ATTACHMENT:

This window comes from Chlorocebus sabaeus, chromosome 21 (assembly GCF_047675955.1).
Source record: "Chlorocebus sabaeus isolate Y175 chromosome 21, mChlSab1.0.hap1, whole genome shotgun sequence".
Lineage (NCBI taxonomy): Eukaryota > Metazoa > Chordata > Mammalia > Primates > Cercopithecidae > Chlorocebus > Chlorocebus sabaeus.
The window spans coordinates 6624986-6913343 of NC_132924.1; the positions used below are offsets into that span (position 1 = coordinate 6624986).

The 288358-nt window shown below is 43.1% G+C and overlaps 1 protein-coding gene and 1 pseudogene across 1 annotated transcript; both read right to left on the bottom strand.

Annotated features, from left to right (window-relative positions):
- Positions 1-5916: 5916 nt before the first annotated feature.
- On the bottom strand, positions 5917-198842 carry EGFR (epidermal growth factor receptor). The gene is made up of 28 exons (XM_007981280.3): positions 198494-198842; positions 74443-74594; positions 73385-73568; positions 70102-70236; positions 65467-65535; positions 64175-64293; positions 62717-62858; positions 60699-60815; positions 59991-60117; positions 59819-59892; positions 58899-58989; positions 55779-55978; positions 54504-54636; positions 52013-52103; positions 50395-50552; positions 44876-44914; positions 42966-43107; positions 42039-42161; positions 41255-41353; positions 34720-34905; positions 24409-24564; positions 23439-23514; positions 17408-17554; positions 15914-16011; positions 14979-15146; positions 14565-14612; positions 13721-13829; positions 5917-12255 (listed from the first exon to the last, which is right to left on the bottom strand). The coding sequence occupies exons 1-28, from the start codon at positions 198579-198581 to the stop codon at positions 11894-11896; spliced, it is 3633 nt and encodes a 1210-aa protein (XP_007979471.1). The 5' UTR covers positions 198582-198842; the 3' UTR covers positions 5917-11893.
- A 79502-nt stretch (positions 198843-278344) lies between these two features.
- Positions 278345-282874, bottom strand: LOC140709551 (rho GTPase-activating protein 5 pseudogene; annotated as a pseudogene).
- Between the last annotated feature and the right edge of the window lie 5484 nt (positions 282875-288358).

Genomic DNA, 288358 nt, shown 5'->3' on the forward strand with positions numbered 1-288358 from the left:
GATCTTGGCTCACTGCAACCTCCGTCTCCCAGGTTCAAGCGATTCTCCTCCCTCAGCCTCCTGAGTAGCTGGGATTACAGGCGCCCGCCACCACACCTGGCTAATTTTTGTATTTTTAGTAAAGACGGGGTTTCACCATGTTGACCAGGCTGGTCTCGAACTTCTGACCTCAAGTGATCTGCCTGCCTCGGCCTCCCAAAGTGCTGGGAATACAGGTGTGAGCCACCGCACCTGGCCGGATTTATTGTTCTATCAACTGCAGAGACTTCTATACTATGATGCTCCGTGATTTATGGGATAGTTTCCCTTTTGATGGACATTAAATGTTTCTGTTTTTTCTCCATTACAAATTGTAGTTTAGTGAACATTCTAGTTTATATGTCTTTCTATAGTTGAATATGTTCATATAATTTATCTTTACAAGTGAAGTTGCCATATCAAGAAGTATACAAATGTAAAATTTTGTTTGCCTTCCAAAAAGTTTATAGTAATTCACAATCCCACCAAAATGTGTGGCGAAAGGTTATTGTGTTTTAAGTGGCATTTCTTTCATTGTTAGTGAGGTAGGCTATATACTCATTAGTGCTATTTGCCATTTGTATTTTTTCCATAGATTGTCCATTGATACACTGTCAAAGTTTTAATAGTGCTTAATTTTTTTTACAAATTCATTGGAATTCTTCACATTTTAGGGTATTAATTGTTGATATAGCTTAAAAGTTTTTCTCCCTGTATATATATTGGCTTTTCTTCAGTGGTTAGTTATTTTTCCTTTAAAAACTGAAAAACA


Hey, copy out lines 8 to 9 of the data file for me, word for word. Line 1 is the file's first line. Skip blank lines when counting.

- On the bottom strand, positions 5917-198842 carry EGFR (epidermal growth factor receptor). The gene is made up of 28 exons (XM_007981280.3): positions 198494-198842; positions 74443-74594; positions 73385-73568; positions 70102-70236; positions 65467-65535; positions 64175-64293; positions 62717-62858; positions 60699-60815; positions 59991-60117; positions 59819-59892; positions 58899-58989; positions 55779-55978; positions 54504-54636; positions 52013-52103; positions 50395-50552; positions 44876-44914; positions 42966-43107; positions 42039-42161; positions 41255-41353; positions 34720-34905; positions 24409-24564; positions 23439-23514; positions 17408-17554; positions 15914-16011; positions 14979-15146; positions 14565-14612; positions 13721-13829; positions 5917-12255 (listed from the first exon to the last, which is right to left on the bottom strand). The coding sequence occupies exons 1-28, from the start codon at positions 198579-198581 to the stop codon at positions 11894-11896; spliced, it is 3633 nt and encodes a 1210-aa protein (XP_007979471.1). The 5' UTR covers positions 198582-198842; the 3' UTR covers positions 5917-11893.
- A 79502-nt stretch (positions 198843-278344) lies between these two features.